Ivan Olinsky (1878-1962)
Red-Headed Woman, circa 1918
Oil on canvas
Gift of Leonore O. Miller, John L. Miller, and Richard H. Miller, the daughter and grandsons of the artist, 1999
Upon opening the doors of the Krieble Gallery, I cannot help but be intensely struck by the grace and vibrancy of Ivan Olinsky’s Red-Headed Woman. My eye is drawn to her each time I pass through the gallery, whether I’m shuffling through on my way to the next appointment or taking a moment to step away form my office for a change of scenery; she always moves me. As an amateur artist myself who is fascinated by the human figure, I feel a personal connection to this painting on many levels.
On first impression, I appreciated this piece for its use of elements and principles of art — A figure bathed in sunlight combined with rich hues of complementary reds and greens, creating an elegant movement across the canvas. The transparency of the curtain paired with the ivory tone of the woman’s skin is simply striking, offset by her fiery red locks and deep emerald skirt. Upon closer examination, I am awestruck by Olinsky’s use of paint. How does he create such delicacy with his purposeful brushstrokes? The empathy this piece evoked within me enriches my experience. If you close your eyes, do you feel the warm sunlight on your back, too?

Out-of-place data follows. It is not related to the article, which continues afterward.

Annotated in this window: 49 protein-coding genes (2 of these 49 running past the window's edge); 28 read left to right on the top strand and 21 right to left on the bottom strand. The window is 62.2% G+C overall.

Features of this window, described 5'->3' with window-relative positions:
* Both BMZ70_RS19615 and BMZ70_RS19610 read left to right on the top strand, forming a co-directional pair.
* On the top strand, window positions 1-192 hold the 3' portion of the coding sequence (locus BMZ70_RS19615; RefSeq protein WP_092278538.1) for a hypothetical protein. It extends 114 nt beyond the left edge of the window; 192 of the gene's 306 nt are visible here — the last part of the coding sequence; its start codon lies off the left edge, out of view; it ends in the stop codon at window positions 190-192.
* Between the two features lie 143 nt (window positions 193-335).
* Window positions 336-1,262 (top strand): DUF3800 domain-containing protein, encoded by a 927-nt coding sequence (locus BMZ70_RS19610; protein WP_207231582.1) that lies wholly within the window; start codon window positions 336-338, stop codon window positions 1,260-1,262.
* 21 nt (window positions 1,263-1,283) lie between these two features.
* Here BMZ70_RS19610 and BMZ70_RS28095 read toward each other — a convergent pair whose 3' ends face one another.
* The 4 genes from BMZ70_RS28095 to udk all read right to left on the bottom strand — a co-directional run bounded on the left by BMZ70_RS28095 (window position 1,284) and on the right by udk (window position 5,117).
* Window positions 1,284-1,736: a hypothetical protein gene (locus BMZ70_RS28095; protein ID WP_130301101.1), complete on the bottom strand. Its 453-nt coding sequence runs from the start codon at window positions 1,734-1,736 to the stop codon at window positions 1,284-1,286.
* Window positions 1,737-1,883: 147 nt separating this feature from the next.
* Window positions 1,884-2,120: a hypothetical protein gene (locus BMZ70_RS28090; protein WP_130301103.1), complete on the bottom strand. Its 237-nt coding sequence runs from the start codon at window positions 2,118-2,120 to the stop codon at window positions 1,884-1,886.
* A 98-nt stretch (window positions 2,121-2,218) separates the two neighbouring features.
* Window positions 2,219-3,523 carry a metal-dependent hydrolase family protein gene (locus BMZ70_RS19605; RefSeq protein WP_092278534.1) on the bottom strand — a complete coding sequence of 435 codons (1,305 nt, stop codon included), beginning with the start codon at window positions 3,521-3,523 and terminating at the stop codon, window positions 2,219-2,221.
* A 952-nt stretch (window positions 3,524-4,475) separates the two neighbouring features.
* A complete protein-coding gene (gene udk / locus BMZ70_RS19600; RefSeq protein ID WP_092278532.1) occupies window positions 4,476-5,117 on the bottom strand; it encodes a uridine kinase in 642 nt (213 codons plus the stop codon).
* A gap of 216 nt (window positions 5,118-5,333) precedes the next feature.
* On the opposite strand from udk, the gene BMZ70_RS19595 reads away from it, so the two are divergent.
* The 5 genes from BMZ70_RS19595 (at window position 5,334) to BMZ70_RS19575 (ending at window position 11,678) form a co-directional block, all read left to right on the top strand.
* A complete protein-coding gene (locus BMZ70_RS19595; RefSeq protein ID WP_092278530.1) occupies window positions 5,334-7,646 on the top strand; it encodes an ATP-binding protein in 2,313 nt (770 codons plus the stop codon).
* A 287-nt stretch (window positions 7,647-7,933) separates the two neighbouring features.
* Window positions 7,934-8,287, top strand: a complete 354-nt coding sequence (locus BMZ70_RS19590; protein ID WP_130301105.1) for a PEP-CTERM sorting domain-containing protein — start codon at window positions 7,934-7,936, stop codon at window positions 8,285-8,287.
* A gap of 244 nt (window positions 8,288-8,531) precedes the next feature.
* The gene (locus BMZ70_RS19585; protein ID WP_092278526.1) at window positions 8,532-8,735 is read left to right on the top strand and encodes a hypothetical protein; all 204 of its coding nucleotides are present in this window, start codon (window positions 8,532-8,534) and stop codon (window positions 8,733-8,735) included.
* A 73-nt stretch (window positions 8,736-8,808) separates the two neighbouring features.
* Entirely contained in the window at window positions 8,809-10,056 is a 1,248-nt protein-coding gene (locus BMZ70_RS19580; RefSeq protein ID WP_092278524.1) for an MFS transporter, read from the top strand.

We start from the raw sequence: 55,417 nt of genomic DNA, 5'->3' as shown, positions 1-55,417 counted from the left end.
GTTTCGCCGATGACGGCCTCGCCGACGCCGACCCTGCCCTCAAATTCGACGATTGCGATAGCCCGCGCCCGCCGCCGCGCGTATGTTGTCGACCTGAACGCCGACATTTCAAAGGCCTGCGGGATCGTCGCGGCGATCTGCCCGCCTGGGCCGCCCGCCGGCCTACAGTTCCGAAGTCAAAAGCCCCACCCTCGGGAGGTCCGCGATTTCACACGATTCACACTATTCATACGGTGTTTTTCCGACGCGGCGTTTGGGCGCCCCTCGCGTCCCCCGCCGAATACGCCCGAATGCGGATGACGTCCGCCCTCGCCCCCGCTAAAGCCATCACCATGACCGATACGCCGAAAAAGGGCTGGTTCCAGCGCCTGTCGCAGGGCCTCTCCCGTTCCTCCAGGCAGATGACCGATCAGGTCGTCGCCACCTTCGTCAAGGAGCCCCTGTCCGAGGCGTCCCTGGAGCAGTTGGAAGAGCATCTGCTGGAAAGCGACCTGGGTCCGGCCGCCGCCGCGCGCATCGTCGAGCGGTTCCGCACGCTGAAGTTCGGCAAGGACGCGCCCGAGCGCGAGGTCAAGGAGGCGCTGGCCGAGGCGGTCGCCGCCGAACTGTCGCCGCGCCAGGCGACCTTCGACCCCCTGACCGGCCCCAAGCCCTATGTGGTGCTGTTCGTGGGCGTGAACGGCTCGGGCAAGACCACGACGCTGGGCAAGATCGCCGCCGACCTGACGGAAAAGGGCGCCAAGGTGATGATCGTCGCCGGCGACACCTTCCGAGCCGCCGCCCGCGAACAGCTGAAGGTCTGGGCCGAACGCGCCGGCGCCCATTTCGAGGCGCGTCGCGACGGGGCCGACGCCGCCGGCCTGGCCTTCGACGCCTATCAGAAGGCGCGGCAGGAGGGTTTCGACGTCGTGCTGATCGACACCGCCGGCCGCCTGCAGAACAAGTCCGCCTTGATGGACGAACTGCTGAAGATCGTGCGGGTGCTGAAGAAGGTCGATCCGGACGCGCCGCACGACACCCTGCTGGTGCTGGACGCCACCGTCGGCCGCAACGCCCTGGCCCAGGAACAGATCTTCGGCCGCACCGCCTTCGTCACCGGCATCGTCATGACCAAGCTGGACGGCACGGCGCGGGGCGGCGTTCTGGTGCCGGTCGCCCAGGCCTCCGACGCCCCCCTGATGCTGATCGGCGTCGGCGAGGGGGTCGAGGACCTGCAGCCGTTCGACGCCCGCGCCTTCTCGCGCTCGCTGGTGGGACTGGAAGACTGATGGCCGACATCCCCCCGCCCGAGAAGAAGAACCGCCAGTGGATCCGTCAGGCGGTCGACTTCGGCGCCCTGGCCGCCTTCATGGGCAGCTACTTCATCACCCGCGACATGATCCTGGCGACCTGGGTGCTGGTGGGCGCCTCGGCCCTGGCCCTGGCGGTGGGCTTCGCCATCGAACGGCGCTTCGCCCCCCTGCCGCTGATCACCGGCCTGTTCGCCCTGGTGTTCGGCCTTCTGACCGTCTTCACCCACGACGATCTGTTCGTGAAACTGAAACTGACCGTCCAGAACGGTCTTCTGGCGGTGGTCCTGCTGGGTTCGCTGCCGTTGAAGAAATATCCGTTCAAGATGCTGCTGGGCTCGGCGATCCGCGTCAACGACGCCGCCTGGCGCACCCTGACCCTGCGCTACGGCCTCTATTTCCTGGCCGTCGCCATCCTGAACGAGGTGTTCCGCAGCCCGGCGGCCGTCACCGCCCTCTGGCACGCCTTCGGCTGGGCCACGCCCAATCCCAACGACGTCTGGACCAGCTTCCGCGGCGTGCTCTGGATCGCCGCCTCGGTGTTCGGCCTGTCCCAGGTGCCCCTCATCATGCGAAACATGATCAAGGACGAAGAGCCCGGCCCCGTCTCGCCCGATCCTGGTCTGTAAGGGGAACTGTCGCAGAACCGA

And lastly, as I walk away, I always wonder who this woman was — the personal way in which she was captured on canvas suggests to me that there is more than meets the eye. A little bit of mystery will stop me in my tracks each time she catches me passing by.
Please Note: This painting is on view through March 25, 2007 in the exhibition, A Collective Endeavor: Three Decades of Acquisitions.